The Alefbet and Semitic Cognates

In this article I try to make myself understand the general relationship between Hebrew, Aramaic, Arabic and Akkadian (East-Semitic, includes old Assyrian and old Babylonian) by comparing Hebrew letters with the corresponding (in pronunciation) Aramaic and Arabic letters and by comparing all Hebrew sounds with the corresponding (cognate) Aramaic, Arabic and East-Semitic sounds.

A few notes on the usage of the Arabic script in this article:

I use the Arabic script for both Arabic and East-Semitic because it has more glyphs and can thus better represent a larger variety of sounds than the Hebrew script. In the Hebrew script dots signify a different pronunciation, in the Arabic script they signify a different letter. This is not a cosmetic issue. East-Semitic was, of course, actually written in the cuneiform script inherited from the Sumerians but that script wouldn't be helpful here because a) nobody can read it and b) nobody has the script installed on their computer and could even see it.

I use ا for the glottal stop and not for a long "a". I do not use ء or ى or ة, since they are only different forms of existing glyphs introduced later to make up for misuse of existing glyphs. (To be fair, in the case of ة the misuse predates the use of the glyph for the Arabic language and Arab grammarians did well in fixing that issue by marking ه for "Tawness".)

The glyphs ש and ע in Hebrew represent two distinct sounds each. In the first case the two sounds still exist as individual sounds (although one of them has collapsed with ס). In the second case the two sounds still existed as distinct sounds just over 2000 years ago but today only show themselves in the different vowel configurations they used to cause when they still were distinct.

Arabic ج is the equivalent of Hebrew ג but pronounced differently in most dialects ("j" instead of "g"). Arabic ف is the equivalent of Hebrew פ but always pronounced "f" rather than "p".

A few notes explaining the notes:

You can find the Hebrew and Arabic alphabets with pronunciation guide here.

ا is an Alef and originally stood for a glottal stop. In Arabic it is now most often used as a long "a" vowel.

ء is a Hamza and used in Arabic to mark a glottal stop when the Alef fails to do so.

ى is a form of the letter Yud and stands for short "a" vowel.

ة is a form of the letter He and stands for a He that replaced an original Taw. (It is thus a very helpful hint telling us about the history of a word.)

Note how Akkadian lacks several consonants and has no corresponding consonants for those lacking. Those missing consonants just vanished before they even changed. I think it is because many Akkadian speakers were really Sumerians who mispronounced consonants they didn't have and didn't recognise consonants they couldn't even perceive as sounds (like, apparently, glottals and pharyngeals).


Green: Consonant apparently survived unchanged in all daughter languages except possibly East-Semitic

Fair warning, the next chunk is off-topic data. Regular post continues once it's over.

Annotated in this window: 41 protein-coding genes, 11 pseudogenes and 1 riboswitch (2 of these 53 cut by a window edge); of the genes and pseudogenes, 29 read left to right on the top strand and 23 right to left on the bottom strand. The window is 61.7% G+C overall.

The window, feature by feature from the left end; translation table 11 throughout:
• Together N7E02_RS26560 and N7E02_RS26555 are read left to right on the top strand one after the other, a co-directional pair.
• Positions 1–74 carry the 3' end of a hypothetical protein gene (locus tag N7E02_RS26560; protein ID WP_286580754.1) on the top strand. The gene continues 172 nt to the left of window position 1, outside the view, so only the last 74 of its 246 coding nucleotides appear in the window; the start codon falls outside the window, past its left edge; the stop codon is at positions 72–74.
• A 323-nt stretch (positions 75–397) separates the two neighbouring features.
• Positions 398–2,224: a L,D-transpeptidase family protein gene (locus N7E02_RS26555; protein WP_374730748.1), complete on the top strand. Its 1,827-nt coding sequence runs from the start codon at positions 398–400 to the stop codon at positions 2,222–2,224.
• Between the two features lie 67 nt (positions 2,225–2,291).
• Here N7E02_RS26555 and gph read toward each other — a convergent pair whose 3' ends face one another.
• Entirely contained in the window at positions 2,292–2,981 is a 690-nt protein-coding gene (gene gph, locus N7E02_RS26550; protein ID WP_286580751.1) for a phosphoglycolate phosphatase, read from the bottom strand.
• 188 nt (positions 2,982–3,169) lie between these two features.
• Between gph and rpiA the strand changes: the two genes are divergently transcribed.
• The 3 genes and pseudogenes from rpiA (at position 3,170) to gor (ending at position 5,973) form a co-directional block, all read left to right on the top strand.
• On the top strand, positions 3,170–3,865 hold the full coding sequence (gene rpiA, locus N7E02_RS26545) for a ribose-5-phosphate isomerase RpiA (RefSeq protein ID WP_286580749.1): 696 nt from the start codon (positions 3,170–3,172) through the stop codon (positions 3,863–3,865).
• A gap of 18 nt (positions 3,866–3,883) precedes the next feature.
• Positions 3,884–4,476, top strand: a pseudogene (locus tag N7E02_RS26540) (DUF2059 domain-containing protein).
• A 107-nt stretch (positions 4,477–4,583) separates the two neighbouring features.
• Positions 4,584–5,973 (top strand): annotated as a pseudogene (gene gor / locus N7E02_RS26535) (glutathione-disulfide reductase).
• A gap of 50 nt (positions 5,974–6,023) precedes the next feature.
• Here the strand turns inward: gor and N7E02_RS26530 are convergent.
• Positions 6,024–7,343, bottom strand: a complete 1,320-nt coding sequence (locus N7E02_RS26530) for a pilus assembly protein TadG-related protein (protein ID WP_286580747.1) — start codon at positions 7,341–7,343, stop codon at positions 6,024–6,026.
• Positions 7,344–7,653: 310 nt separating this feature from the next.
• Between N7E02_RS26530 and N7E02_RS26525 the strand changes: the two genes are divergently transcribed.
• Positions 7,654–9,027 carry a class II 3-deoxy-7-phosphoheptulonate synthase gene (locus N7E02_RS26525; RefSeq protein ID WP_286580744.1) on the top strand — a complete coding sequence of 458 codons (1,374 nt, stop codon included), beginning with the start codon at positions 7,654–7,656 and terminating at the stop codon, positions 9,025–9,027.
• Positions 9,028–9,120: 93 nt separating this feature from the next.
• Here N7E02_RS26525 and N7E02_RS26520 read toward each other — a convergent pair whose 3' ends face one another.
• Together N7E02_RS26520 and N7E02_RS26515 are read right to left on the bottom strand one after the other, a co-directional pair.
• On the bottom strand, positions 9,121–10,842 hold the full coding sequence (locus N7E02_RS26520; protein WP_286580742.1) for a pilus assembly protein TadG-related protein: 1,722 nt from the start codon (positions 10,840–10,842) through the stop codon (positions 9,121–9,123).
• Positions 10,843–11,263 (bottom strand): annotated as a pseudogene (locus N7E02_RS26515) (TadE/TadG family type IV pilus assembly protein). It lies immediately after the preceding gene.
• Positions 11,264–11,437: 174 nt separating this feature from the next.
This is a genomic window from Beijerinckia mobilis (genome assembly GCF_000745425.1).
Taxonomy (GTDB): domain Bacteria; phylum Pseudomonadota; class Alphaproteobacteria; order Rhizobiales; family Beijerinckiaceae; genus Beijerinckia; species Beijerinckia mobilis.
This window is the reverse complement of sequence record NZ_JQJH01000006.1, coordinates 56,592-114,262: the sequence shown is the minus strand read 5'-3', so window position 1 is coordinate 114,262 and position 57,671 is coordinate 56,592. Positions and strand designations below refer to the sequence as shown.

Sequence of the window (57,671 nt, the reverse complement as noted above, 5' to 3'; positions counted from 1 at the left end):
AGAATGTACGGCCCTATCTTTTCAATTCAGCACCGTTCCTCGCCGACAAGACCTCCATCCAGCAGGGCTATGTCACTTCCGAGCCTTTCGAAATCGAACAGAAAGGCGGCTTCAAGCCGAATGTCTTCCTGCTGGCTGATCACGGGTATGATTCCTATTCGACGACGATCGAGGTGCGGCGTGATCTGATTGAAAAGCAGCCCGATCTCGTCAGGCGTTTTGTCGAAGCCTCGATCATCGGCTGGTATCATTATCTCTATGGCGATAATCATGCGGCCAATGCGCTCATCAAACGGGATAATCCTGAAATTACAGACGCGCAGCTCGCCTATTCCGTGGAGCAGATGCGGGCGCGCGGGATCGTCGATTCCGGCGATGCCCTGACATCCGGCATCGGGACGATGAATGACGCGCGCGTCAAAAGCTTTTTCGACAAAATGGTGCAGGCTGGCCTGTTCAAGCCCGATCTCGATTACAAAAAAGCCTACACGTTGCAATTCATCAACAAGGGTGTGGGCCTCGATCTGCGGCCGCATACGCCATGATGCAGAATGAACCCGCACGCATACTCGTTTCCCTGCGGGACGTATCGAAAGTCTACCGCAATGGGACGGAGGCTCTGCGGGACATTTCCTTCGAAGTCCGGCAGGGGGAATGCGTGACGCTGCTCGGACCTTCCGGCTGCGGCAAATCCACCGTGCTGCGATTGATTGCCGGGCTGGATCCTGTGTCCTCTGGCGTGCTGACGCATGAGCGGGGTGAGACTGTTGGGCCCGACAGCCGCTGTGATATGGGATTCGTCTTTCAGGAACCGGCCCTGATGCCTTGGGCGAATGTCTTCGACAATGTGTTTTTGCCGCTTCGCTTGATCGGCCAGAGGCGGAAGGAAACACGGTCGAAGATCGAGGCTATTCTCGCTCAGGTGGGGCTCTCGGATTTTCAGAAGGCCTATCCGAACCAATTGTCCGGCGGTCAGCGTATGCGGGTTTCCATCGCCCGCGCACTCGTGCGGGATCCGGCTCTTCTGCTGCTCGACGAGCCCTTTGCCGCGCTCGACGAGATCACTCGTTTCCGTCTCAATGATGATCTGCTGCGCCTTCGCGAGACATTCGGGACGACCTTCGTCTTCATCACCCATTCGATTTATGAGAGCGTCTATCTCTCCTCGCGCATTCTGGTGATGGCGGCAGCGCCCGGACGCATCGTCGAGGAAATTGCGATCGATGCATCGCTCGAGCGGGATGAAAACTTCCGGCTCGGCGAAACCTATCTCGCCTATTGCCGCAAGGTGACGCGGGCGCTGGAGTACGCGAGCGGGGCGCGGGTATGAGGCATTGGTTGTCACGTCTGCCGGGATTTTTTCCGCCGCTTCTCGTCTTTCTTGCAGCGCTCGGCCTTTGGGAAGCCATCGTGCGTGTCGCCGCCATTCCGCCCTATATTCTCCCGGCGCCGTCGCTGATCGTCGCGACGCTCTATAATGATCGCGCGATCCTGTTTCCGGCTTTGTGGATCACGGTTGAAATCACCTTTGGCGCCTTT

Blue: Ghayin survived in Hebrew and Aramaic for some time but was already written as Ayin and ultimately pronounced so too.


Ancestral Proto-Semitic Language
שמית
Akkadian (East-Semitic)
אכדית
Arabic
ערבית
Aramaic
ארמית
Hebrew
עברית
b
ب
b
ب
b
ب
b
ב
b
ב
p
پ
p
پ
f
ف
p
פ
p
פ
voiced interdental fricative ("this")
ذ
z
ز
voiced interdental fricative ("this")
ذ
d
ד
z
ז
voiceless interdental fricative ("thin")
ث
sibilant ("shire")
ش
voiceless interdental fricative ("thin")
ث
t
ת
sibilant ("shire")
שׁ
emphatic voiceless interdental fricative?
emphatic s
ص
emphatic z
ظ
emphatic t
ט
emphatic s
צ
d
د
d
د
d
د
d
ד
d
ד
t
ت
t
ت
t
ت
t
ת
t
ת
emphatic t
ط
emphatic t
ط
emphatic t
ط
emphatic t
ט
emphatic t
ט
sibilant ("shire")
ش
sibilant ("shire")
ش
s
س
sibilant ("shire")
שׁ
sibilant ("shire")
שׁ
z
ز
z
ز
z
ز
z
ז
z
ז
s
س
s
س
s
س
s
ס
s
ס
emphatic s
ص
emphatic s
ص
emphatic s
ص
emphatic s
צ
emphatic s
צ
l
ل
l
ل
l
ل
l
ל
l
ל
voiceless lateral fricative
שׂ
sibilant ("shire")
ش
sibilant ("shire")
ش
s
ס
voiceless lateral fricative
שׂ
emphatic voiceless lateral fricative?
emphatic s
ص
emphatic d
ض
voiced pharyngeal fricative
ע
emphatic s
צ
g
ج
g
ج
g
ج
g
ג
g
ג
k
ك
k
ك
k
ك
k
כ
k
כ
q
ق
q
ق
q
ق
q
ק
q
ק
voiced velar fricative (Dutch g)
غ

voiced velar fricative (Dutch g)
غ
voiced pharyngeal fricative
ע
voiced pharyngeal fricative
ע
voiceless velar fricative (German ch)
خ
voiceless velar fricative (German ch)
خ
voiceless velar fricative (German ch)
خ
voiceless pharyngeal fricative
ח
voiceless pharyngeal fricative
ח
voiced pharyngeal fricative
ع

voiced pharyngeal fricative
ع
voiced pharyngeal fricative
ע
voiced pharyngeal fricative
ע
voiceless pharyngeal fricative
ح

voiceless pharyngeal fricative
ح
voiceless pharyngeal fricative
ח
voiceless pharyngeal fricative
ח
glottal stop
ا

glottal stop
ا
glottal stop
א
glottal stop
א
h
ه

h
ه
h
ה
h
ה
m
م
m
م
m
م
m
מ
m
מ
n
ن
n
ن
n
ن
n
נ
n
נ
r
ر
t
ر
r
ر
r
ר
r
ר
w
و
w
و
w
و
w
ו
w
ו
y
ي

y
ي
y
י
y
י

Source: Rishon Rishon

Some examples for those correspondences can be found in these blog entries:




 © Andrew Brehm 2016